One of my goals in writing Beyond the Battle: A man’s guide to his identity in Christ in an oversexualized world is to help men lose their desire for porn. To be able to go from, “I really want porn, though I know it’s bad, so will train myself not to look at it… though […]
For the most part, I grew up in church being taught that people in the Old Testament (old covenant) were saved by works and people in the New Testament (once Jesus died and rose–the new covenant) were saved by grace. Psalm 32 shows us that that just isn’t true. People in the Old Testament were also very much saved by grace. The psalmist describes a very Jesus-like salvation here where he talks about his sins being covered and forgiven, the Lord not counting his sins against him, and the act of confessing sin and being forgiven, with guilt being taken away. I could include numerous New Testament verses to each of those phrases. My point here isn’t to get us going down a theological wormhole, which we certainly could do, with some legitimate questions around the old covenant and around Jesus. My point is to stay with the point of the psalm, and that is to bask in the freedom of being forgiven!
Noah interviews his friend and mentor Kevin Butcher about his new book Free (available April 6th).
I’m 37. This is relevant because you can tell a lot about someone’s sexual purity story by how old they were in the mid-’90s, also known as when the internet became as common in households as the telephone or television.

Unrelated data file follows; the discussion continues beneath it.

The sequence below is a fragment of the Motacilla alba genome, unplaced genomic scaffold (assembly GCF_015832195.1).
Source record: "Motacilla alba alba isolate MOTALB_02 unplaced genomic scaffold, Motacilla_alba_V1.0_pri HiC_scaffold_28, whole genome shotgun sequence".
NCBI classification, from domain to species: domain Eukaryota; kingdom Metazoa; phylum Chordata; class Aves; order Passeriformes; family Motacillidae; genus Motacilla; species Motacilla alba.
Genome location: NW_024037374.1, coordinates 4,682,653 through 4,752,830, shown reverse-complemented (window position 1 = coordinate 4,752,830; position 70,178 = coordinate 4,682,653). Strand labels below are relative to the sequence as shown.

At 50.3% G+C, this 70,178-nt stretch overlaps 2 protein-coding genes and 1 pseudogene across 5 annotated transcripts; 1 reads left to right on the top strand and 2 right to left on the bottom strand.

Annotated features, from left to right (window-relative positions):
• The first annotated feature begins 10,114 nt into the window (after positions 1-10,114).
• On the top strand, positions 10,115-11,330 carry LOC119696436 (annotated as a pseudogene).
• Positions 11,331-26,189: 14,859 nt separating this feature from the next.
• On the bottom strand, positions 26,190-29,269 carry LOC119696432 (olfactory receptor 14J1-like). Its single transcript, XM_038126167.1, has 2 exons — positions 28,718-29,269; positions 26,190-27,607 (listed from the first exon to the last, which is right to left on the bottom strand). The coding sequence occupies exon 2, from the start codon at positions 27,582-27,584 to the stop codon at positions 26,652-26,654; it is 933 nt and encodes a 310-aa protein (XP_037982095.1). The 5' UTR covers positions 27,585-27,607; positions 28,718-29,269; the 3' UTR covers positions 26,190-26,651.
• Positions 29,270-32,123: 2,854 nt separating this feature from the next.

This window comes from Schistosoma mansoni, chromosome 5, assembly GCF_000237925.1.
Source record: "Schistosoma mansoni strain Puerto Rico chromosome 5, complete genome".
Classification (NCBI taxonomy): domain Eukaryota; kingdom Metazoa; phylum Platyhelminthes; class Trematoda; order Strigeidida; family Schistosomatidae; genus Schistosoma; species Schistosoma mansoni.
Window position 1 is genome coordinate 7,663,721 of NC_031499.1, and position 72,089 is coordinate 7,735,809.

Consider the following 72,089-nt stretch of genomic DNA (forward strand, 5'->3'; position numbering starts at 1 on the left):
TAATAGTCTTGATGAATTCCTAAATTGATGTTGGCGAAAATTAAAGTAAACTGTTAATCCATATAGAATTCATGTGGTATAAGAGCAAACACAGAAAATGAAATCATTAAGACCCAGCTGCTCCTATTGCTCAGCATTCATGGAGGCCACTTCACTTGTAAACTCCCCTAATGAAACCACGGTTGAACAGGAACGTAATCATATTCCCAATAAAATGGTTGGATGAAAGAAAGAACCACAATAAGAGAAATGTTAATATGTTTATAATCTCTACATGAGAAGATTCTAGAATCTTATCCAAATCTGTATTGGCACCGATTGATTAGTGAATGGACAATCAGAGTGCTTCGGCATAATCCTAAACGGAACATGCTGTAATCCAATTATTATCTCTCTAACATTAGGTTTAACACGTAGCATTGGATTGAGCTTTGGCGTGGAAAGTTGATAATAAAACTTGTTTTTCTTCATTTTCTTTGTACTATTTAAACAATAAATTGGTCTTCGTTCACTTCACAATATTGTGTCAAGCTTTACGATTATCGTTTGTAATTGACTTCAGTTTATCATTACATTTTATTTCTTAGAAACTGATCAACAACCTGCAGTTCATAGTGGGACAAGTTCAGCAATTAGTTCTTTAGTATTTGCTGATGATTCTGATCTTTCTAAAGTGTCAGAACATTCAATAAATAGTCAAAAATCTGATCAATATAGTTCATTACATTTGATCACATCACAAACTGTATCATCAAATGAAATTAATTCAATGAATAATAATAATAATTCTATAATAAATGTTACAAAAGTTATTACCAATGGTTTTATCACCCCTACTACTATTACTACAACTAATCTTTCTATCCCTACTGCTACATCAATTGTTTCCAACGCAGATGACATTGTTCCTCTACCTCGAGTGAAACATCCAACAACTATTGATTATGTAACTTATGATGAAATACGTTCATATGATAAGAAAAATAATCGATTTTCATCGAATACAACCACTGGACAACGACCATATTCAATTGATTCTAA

For me, this was 7th grade.
I’m a bit biased because of my own story and experience, but I can’t think of a worse combination than the onset of puberty and first-time access to the vast unknown of the World Wide Web.
It sounds kind of bad when you put it that way, doesn’t it?
Our culture has adopted lust, casual sex, and pornography as normal and expected behavior, as if there are no consequences attached. Meanwhile, each of us deals with the litany of consequences that these behaviors bring with them, both internally and affecting our society at large.
When you think about all traps, the foundational lie that they sell is getting you to believe something is real that really isn’t. You’ve probably bought products you later regretted because the reality didn’t match what was promised by the advertisement. The classic is the beautiful real estate in Florida being sold for a great deal, only for the buyer to find out later it’s swampland that can’t be built on. The Proverbs 7 examples of animal traps would also match this, but in a deadly way. You put some bait in the trap, the animal walks in thinking it’s going to get a delicious meal. The delicious meal is the animal’s perceived reality. The cheese or peanut butter or chunk of meat looks and feels so real. In some ways it is real. But it’s a good thing placed in a destructive context. The true, ultimate reality, the only reality that actually matters, is death and destruction for this animal.
“…like a bird darting into a snare, little knowing it will cost him his life.” Proverbs 7:23
The bird would have never entered the snare if it knew it would die!
A lot of us who struggle with lust know this truth, yet continue to fall into its trap.
Read the rest of this article on the Covenant Eyes blog.